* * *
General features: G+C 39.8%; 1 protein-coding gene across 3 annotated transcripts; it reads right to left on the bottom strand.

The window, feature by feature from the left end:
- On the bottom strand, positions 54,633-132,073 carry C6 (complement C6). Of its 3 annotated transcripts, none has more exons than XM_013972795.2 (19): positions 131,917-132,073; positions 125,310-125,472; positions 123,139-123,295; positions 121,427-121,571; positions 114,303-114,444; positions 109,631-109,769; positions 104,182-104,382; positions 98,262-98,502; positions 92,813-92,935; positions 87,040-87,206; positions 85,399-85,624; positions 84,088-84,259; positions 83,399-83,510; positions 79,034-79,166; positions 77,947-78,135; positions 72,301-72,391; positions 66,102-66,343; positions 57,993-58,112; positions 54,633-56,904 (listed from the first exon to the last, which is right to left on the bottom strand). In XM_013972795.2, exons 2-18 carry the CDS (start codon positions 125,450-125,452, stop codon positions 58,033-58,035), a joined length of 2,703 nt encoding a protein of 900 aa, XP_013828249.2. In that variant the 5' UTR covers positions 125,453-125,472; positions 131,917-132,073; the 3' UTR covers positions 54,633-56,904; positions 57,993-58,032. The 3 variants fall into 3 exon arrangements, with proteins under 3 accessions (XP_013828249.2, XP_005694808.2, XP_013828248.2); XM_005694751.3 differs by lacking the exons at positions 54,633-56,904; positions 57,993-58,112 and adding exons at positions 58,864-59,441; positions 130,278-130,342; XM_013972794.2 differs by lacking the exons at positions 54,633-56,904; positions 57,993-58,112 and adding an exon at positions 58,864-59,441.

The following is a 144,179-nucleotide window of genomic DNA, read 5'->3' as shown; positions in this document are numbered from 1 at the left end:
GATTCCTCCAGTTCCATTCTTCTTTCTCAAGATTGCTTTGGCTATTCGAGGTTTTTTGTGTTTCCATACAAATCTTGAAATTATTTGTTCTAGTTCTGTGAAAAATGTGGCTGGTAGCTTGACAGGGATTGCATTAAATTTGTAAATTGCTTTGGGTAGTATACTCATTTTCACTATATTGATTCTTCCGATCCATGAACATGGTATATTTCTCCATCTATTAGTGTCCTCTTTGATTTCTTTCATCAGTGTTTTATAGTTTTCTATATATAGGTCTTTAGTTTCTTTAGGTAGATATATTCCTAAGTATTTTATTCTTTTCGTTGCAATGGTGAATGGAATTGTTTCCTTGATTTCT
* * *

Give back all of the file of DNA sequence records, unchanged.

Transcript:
General features: G+C 39.8%; 1 protein-coding gene across 3 annotated transcripts; it reads right to left on the bottom strand.

The window, feature by feature from the left end:
- On the bottom strand, positions 54,633-132,073 carry C6 (complement C6). Of its 3 annotated transcripts, none has more exons than XM_013972795.2 (19): positions 131,917-132,073; positions 125,310-125,472; positions 123,139-123,295; positions 121,427-121,571; positions 114,303-114,444; positions 109,631-109,769; positions 104,182-104,382; positions 98,262-98,502; positions 92,813-92,935; positions 87,040-87,206; positions 85,399-85,624; positions 84,088-84,259; positions 83,399-83,510; positions 79,034-79,166; positions 77,947-78,135; positions 72,301-72,391; positions 66,102-66,343; positions 57,993-58,112; positions 54,633-56,904 (listed from the first exon to the last, which is right to left on the bottom strand). In XM_013972795.2, exons 2-18 carry the CDS (start codon positions 125,450-125,452, stop codon positions 58,033-58,035), a joined length of 2,703 nt encoding a protein of 900 aa, XP_013828249.2. In that variant the 5' UTR covers positions 125,453-125,472; positions 131,917-132,073; the 3' UTR covers positions 54,633-56,904; positions 57,993-58,032. The 3 variants fall into 3 exon arrangements, with proteins under 3 accessions (XP_013828249.2, XP_005694808.2, XP_013828248.2); XM_005694751.3 differs by lacking the exons at positions 54,633-56,904; positions 57,993-58,112 and adding exons at positions 58,864-59,441; positions 130,278-130,342; XM_013972794.2 differs by lacking the exons at positions 54,633-56,904; positions 57,993-58,112 and adding an exon at positions 58,864-59,441.

The following is a 144,179-nucleotide window of genomic DNA, read 5'->3' as shown; positions in this document are numbered from 1 at the left end:
GATTCCTCCAGTTCCATTCTTCTTTCTCAAGATTGCTTTGGCTATTCGAGGTTTTTTGTGTTTCCATACAAATCTTGAAATTATTTGTTCTAGTTCTGTGAAAAATGTGGCTGGTAGCTTGACAGGGATTGCATTAAATTTGTAAATTGCTTTGGGTAGTATACTCATTTTCACTATATTGATTCTTCCGATCCATGAACATGGTATATTTCTCCATCTATTAGTGTCCTCTTTGATTTCTTTCATCAGTGTTTTATAGTTTTCTATATATAGGTCTTTAGTTTCTTTAGGTAGATATATTCCTAAGTATTTTATTCTTTTCGTTGCAATGGTGAATGGAATTGTTTCCTTGATTTCT